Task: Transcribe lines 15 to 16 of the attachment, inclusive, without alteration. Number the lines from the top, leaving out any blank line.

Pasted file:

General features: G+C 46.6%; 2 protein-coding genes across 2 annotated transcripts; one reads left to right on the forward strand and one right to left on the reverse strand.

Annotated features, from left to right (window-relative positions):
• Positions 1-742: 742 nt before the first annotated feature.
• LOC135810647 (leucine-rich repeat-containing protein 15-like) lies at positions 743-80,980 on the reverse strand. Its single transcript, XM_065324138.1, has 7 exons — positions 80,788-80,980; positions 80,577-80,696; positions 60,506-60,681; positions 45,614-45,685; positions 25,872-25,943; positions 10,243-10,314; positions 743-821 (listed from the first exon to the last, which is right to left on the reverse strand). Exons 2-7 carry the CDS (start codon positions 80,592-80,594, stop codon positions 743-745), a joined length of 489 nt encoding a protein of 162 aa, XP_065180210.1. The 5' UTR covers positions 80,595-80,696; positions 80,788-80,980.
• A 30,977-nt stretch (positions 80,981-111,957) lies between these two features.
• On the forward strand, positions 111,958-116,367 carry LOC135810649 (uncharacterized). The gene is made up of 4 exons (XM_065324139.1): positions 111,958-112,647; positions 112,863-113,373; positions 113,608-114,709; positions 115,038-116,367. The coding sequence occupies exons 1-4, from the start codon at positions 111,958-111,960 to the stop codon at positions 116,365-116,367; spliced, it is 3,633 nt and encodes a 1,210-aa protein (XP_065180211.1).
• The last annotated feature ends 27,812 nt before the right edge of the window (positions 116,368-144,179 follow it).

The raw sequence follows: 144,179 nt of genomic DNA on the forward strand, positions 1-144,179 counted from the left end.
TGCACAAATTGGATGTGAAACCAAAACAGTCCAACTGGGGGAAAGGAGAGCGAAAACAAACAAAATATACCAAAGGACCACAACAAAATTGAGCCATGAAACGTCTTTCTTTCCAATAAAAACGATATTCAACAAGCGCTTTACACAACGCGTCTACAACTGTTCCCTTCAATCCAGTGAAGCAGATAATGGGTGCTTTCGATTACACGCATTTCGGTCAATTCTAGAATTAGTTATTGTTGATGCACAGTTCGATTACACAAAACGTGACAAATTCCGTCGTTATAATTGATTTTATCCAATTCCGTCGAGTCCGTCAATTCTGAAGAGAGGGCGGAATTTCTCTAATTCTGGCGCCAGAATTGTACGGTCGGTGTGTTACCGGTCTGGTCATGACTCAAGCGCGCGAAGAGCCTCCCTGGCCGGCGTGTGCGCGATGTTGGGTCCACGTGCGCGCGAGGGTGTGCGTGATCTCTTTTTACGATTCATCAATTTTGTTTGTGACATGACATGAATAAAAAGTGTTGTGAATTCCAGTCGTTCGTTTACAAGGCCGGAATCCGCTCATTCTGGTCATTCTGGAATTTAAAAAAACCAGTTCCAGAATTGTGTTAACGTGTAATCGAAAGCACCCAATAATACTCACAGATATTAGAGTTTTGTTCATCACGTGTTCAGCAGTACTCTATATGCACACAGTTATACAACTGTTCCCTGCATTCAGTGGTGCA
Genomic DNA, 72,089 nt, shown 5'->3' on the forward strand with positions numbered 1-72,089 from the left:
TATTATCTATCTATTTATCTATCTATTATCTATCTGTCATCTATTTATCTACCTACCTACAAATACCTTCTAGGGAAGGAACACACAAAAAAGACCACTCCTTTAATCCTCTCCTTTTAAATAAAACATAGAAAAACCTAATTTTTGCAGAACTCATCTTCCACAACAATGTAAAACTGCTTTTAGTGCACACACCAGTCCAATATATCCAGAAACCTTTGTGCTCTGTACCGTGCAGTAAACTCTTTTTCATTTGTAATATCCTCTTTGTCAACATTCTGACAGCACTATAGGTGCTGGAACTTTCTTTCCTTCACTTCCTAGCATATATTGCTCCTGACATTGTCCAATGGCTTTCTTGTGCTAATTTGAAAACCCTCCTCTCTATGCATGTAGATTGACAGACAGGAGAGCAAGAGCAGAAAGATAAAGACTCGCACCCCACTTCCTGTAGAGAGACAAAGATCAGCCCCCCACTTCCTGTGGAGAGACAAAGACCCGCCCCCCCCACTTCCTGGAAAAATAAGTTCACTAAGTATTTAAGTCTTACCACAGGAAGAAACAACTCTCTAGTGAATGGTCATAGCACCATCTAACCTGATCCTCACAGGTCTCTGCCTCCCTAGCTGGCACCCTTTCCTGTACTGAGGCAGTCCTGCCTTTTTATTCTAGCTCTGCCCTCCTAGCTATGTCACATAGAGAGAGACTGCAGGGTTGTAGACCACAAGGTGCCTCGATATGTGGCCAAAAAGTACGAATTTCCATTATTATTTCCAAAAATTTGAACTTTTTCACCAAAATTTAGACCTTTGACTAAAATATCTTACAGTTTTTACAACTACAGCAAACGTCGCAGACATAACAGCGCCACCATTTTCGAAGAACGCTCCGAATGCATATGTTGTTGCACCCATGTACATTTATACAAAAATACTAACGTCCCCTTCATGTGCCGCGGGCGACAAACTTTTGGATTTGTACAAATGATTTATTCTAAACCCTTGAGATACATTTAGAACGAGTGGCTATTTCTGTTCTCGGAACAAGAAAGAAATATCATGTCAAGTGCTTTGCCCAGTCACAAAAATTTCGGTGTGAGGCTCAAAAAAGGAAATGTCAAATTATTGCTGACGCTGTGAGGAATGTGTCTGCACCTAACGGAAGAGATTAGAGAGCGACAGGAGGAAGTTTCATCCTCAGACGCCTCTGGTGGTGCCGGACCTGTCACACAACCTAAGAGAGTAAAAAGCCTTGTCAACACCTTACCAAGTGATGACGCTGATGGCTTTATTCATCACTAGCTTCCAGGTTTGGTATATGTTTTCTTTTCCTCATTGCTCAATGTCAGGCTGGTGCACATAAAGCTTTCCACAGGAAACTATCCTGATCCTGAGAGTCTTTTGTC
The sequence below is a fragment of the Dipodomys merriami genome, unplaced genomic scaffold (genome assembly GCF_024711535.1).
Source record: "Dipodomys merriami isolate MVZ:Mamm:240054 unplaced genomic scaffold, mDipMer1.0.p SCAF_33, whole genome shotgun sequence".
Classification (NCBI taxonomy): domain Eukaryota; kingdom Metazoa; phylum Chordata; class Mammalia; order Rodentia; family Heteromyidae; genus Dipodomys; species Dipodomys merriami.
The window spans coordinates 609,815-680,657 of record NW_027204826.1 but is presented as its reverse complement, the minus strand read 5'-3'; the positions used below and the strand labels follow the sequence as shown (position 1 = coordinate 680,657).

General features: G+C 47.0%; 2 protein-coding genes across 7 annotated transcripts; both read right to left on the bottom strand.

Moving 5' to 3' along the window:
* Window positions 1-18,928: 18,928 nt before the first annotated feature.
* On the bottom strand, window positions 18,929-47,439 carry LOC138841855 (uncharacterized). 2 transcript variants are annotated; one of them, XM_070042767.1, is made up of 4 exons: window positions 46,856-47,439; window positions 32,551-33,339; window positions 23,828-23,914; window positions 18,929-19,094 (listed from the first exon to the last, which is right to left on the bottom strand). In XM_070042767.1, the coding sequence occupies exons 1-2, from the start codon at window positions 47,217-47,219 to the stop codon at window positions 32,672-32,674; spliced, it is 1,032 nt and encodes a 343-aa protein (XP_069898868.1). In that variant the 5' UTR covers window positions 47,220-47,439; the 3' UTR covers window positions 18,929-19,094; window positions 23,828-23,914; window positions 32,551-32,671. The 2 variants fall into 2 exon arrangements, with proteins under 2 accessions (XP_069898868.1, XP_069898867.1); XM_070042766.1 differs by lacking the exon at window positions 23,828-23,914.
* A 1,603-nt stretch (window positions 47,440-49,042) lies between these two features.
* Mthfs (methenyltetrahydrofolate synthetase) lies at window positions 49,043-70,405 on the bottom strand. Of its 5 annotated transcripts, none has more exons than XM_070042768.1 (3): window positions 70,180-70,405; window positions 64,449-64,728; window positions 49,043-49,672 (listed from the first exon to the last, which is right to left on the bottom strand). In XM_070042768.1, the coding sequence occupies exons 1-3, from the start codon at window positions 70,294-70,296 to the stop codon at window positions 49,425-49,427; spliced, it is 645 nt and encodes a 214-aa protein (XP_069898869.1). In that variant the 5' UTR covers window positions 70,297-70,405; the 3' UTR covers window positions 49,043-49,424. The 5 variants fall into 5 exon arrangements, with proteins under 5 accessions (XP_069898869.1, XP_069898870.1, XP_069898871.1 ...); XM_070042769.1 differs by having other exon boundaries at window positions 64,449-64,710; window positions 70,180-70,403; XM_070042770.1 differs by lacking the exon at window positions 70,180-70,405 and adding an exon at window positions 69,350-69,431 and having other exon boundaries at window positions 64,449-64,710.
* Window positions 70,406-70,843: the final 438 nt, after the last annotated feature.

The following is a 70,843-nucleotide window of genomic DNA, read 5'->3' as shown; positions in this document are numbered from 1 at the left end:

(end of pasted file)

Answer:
The window spans coordinates 609,815-680,657 of record NW_027204826.1 but is presented as its reverse complement, the minus strand read 5'-3'; the positions used below and the strand labels follow the sequence as shown (position 1 = coordinate 680,657).

General features: G+C 47.0%; 2 protein-coding genes across 7 annotated transcripts; both read right to left on the bottom strand.